I think Gibby is learning what is working and what is not and adjusting his lineup accordingly. He's stuck with putting Maicer or Bonifacio in every game and trotting Kawasaki out there every day to play short. But really, the lineup should be pretty much the same as advertised with a "no-panic" lineup. I don't like the fact that he is switching the lineup everyday.
Which brings me to my second point: Infield defenceThe Jays middle infield, frankly, just sucks, and that was before Jose Reyes was struck with injury. Now it really sucks, and Brett Lawrie is not much better (yet), though much faster.
With messed up throws and errors from Lawrie, Bonifacio, Izturis, and Kawasaki, and missed plays because of lack of speed, the infield has cost the Jays several games, as has the poor play of Arencibia. These errors force the pitchers to throw more pressure under higher pressure and cause the team to play from behind. This in turn puts pressure on the team to bat to play catch up and results in higher strike out rates as the players get away from their own ideal fundamentals.
I do like Lawrie's glove, but his decision making to throw the ball results in costly errors. He needs to eat the ball or make better throwing decisions by planting his feet and making accurate throws to first.
And while Kawasaki started out strong, his play at shortstop has now been questionable. It seemed like since he commited his game-losing error against Baltimre, his defense has been suffering.
And both Maicer and Bonifacio's 2B play have been poor. Tonight loss was caused by many, many blunders: 5 walks given up by Laffey, Rajai getting caught stealing 3rd for the third out, the passed ball by Arencibia, the non-play by Kawasaki, the missed play by Lawrie, and the blundered double play by Izturis. The Jays need to play clean defense so that their pitcher can get out of innings more quickly.
I pointed out when Escobar and Johnston were traded that the defense would suffer, and it has greatly.
What to doThere is really no valid explanation as to why both Izturis and Bonifacio are doing so poorly at the same time, and there is really no valid explanation as to why Lind, Bautista, Rasmus, and Encarnacion had very slow starts to the year.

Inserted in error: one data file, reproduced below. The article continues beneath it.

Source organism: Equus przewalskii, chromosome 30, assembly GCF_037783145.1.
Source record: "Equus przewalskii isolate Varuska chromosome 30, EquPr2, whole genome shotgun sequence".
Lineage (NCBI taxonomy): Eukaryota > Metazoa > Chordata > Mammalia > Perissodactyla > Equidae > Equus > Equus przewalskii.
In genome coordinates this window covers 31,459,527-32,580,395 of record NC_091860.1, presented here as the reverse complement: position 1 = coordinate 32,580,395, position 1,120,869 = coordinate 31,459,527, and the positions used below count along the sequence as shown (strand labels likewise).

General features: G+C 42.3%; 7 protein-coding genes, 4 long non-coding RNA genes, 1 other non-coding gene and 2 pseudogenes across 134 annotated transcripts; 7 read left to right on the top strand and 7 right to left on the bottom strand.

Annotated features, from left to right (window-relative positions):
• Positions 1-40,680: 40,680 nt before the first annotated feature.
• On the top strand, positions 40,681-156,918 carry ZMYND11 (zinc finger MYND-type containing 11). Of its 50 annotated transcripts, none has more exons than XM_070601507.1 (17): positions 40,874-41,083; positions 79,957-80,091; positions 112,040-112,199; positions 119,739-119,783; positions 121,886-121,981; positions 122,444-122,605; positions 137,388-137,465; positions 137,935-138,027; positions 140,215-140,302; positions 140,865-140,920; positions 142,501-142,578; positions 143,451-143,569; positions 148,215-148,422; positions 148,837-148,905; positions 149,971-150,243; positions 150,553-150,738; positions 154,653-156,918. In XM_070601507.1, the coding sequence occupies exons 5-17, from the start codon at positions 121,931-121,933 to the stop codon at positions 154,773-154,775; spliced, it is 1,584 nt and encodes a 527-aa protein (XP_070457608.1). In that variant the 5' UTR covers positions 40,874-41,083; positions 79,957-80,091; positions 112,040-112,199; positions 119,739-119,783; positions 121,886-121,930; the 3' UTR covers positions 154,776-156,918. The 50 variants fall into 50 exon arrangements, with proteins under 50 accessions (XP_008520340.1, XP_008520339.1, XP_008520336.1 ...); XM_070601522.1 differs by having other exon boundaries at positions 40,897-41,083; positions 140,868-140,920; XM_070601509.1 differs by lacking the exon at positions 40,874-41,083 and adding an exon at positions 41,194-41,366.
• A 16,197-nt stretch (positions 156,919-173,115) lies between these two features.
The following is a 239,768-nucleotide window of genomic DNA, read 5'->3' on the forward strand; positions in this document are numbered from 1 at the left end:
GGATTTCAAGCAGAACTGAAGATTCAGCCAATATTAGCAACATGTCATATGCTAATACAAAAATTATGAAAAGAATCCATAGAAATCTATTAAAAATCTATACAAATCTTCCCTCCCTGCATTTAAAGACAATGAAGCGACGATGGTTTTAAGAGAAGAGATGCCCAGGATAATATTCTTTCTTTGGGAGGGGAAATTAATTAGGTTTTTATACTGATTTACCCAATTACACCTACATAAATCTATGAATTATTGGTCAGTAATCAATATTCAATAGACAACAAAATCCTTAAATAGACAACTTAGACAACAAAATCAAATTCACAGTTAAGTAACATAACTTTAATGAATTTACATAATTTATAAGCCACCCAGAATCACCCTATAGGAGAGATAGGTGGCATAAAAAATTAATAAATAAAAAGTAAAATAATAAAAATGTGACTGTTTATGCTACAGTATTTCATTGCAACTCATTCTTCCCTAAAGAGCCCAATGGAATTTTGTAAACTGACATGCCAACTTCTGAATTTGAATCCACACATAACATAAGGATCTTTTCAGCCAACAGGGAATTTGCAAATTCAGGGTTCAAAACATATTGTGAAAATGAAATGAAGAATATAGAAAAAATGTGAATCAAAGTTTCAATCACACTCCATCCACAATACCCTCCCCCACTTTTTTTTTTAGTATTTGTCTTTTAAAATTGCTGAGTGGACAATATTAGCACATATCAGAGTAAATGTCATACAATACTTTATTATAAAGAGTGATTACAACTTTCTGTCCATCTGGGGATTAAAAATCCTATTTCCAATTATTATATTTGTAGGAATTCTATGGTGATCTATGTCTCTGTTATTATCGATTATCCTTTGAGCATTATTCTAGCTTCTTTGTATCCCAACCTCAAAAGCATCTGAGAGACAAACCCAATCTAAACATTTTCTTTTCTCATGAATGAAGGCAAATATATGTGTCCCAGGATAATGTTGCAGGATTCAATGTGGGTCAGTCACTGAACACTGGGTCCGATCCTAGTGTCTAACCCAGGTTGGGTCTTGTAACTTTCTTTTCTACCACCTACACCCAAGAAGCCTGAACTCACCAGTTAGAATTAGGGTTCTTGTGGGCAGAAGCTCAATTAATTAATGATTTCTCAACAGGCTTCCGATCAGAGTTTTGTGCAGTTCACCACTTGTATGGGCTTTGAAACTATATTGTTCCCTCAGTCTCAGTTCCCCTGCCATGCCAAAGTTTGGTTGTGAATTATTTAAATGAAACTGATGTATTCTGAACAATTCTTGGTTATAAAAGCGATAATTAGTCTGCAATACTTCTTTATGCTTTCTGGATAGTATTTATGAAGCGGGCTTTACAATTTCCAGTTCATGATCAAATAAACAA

So you look at the sum of the whole. Each of the players, true, are to blame for their own individual performances, but you have to wonder what effect does the coaching staff have on their players. How is the player's individual relationship with the management affecting their own performance, and collectively, can the relationships between the managers and players affect performance? I think so.
John Gibbons appears to be in panic mode. With the daily switchup of the lineups and his expermentation with the player of the moment being allowed to bat second, I wonder if he's in over his head.
But both the fans and the team need to calm down. Expectations are high, but it's okay if the Jays don't make the playoffs this year. With the Maple Leafs about to start a playoff run, the media and fans will be looking to the ice instead of the field for a while. The pitching staff will be around for another year. Jose Reyes will come back healthy.
But there are a few things they can do:
(1) Goodbye Blanco, hello Thole. Thole is a major league catcher and is outperforming in AAA. It's time to bring him to the show.
(2) Time to trade Colby Rasmus and Bonifacio for a reliable 2B and bring up Gose or Sierra, or to DFA Izturis or Bonifacio and give Jim Negrych a chance. Something defensively has to change.
(3) Take a deep look at the management staff and their style. Don't panic. Keep the lineup the same against RHP and LHP.
(4) Help the players execute the game. Focus. Concentrate. Practice.